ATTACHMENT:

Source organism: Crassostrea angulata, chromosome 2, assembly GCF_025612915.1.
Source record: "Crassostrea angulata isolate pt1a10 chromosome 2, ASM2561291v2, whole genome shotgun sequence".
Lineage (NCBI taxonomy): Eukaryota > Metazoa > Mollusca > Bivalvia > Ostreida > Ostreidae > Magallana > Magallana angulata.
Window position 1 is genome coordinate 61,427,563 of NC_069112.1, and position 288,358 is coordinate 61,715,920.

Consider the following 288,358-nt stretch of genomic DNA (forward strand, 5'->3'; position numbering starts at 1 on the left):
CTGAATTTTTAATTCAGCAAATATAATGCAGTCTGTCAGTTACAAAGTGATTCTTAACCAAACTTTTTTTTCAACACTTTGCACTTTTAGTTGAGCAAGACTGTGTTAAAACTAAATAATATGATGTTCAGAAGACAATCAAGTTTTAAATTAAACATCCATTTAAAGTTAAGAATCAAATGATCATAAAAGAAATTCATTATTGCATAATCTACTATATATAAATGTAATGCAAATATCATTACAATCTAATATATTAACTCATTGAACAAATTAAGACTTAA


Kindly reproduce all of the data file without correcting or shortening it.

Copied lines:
Source organism: Crassostrea angulata, chromosome 2, assembly GCF_025612915.1.
Source record: "Crassostrea angulata isolate pt1a10 chromosome 2, ASM2561291v2, whole genome shotgun sequence".
Lineage (NCBI taxonomy): Eukaryota > Metazoa > Mollusca > Bivalvia > Ostreida > Ostreidae > Magallana > Magallana angulata.
Window position 1 is genome coordinate 61,427,563 of NC_069112.1, and position 288,358 is coordinate 61,715,920.

Consider the following 288,358-nt stretch of genomic DNA (forward strand, 5'->3'; position numbering starts at 1 on the left):
CTGAATTTTTAATTCAGCAAATATAATGCAGTCTGTCAGTTACAAAGTGATTCTTAACCAAACTTTTTTTTCAACACTTTGCACTTTTAGTTGAGCAAGACTGTGTTAAAACTAAATAATATGATGTTCAGAAGACAATCAAGTTTTAAATTAAACATCCATTTAAAGTTAAGAATCAAATGATCATAAAAGAAATTCATTATTGCATAATCTACTATATATAAATGTAATGCAAATATCATTACAATCTAATATATTAACTCATTGAACAAATTAAGACTTAA